Thursday, September 29, 2011

Natural gas flaring

After a bit of a giggle yesterday, get ready to utter a collective groan today. I just learned about natural gas flaring last night in the New York Times (related blog post here). This is the common practice of burning off the natural gas that comes to the surface when oil is drilled instead of capturing it. With the high price of crude oil, the oil companies find little ecomic incentive to deal with the less valuable natural gas and simply burn it as waste. This has been going on around the world, notably in Africa, but there is a particularly egregious example right here in North Dakota, where there is a rush to extract oil from the Bakken shale, the biggest oil field discovered in the U.S. in 40 years. Consider these numbers:
  • 100 million cubic feet of natural gas is flared every day in North Dakota, enough energy to heat 500,000 homes for that amount of time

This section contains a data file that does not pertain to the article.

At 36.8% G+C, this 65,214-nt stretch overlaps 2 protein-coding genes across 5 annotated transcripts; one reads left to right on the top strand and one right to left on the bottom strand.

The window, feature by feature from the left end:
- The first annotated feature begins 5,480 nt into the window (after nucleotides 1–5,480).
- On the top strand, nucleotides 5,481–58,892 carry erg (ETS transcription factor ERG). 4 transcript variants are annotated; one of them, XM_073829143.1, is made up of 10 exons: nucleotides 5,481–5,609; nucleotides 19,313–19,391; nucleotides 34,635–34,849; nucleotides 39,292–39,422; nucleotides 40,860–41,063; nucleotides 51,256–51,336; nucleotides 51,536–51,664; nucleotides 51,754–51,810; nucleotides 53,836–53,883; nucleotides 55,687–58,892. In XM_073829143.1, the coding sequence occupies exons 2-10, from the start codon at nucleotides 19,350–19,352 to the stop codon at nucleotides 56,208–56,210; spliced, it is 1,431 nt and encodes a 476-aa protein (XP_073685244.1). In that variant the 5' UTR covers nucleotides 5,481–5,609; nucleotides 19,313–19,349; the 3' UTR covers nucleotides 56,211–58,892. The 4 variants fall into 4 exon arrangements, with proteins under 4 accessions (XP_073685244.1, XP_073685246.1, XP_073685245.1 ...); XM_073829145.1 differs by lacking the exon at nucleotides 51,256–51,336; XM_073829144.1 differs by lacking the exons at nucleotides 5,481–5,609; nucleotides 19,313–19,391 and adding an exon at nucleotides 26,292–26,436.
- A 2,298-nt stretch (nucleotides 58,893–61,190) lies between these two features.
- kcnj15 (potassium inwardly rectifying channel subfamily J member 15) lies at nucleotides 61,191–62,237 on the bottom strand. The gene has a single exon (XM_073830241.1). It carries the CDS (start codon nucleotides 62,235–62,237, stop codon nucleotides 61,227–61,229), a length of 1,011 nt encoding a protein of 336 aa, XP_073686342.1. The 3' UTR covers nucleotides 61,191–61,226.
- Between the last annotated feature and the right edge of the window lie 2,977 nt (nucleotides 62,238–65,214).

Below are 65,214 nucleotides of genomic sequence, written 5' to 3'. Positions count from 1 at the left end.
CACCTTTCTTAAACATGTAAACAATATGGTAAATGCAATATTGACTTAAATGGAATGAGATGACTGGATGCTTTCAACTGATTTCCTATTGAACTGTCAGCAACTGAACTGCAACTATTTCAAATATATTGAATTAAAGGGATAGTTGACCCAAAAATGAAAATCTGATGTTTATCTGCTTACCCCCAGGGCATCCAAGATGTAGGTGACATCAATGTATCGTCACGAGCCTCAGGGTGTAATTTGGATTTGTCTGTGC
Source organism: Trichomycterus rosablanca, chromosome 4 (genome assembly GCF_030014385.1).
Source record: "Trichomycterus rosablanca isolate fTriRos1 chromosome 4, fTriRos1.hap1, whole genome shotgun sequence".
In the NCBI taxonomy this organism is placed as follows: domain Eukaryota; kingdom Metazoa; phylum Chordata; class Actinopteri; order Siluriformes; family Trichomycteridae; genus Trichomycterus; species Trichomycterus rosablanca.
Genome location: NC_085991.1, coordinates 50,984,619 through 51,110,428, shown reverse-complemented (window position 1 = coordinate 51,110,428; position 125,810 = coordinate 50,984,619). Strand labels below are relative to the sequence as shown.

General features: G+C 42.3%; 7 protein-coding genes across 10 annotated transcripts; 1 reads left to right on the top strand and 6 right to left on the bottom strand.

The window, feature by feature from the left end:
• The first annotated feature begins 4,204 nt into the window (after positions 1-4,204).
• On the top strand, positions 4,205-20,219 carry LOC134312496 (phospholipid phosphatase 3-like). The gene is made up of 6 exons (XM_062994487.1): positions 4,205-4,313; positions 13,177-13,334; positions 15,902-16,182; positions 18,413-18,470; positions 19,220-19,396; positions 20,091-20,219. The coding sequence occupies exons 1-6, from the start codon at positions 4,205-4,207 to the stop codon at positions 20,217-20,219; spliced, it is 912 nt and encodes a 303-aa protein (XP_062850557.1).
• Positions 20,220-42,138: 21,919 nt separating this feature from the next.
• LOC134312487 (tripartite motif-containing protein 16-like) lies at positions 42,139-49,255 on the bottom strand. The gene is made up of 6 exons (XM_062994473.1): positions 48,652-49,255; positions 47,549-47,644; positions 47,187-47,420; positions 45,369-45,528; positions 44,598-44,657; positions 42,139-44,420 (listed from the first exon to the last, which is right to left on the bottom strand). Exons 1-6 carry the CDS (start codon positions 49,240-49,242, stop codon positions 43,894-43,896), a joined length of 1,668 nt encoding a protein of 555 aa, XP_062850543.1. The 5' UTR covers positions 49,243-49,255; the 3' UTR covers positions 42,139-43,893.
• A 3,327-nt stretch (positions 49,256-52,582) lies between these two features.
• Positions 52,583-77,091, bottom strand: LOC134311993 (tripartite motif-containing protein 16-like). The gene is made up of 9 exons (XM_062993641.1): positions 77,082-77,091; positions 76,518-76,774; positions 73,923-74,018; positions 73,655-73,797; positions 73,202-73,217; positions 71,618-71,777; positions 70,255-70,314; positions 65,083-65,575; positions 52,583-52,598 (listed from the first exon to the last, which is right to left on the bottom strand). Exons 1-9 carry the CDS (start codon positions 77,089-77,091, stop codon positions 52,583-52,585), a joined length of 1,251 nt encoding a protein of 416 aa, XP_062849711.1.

• 2 million tons of carbon dioxide is spewed into the atmosphere every year by North Dakota gas flares, the equivalent of what 384,000 cars or a medium-size coal-fired power plant would emit
  • 30% of the natural gas produced in North Dakota is burned as waste
  • 150 billion cubic meters of natural gas are being flared and vented every year globally, an amount equal to about 25% of the annual gas consumption in the United States (or 30% of the consumption in the European Union)
  • 400 million tons per year of CO2 are added to the atmosphere worldwide
It’s a waste to be wasting all of this energy,” says James T. Brown, president and chief operating officer of Whiting Petroleum. That company at least has begun to do something about it. I find this unconscionable.

1 comment:

  1. In other words, my driving my little gas-saver and recycling doesn't put a dent in the problem when stuff like this goes on.


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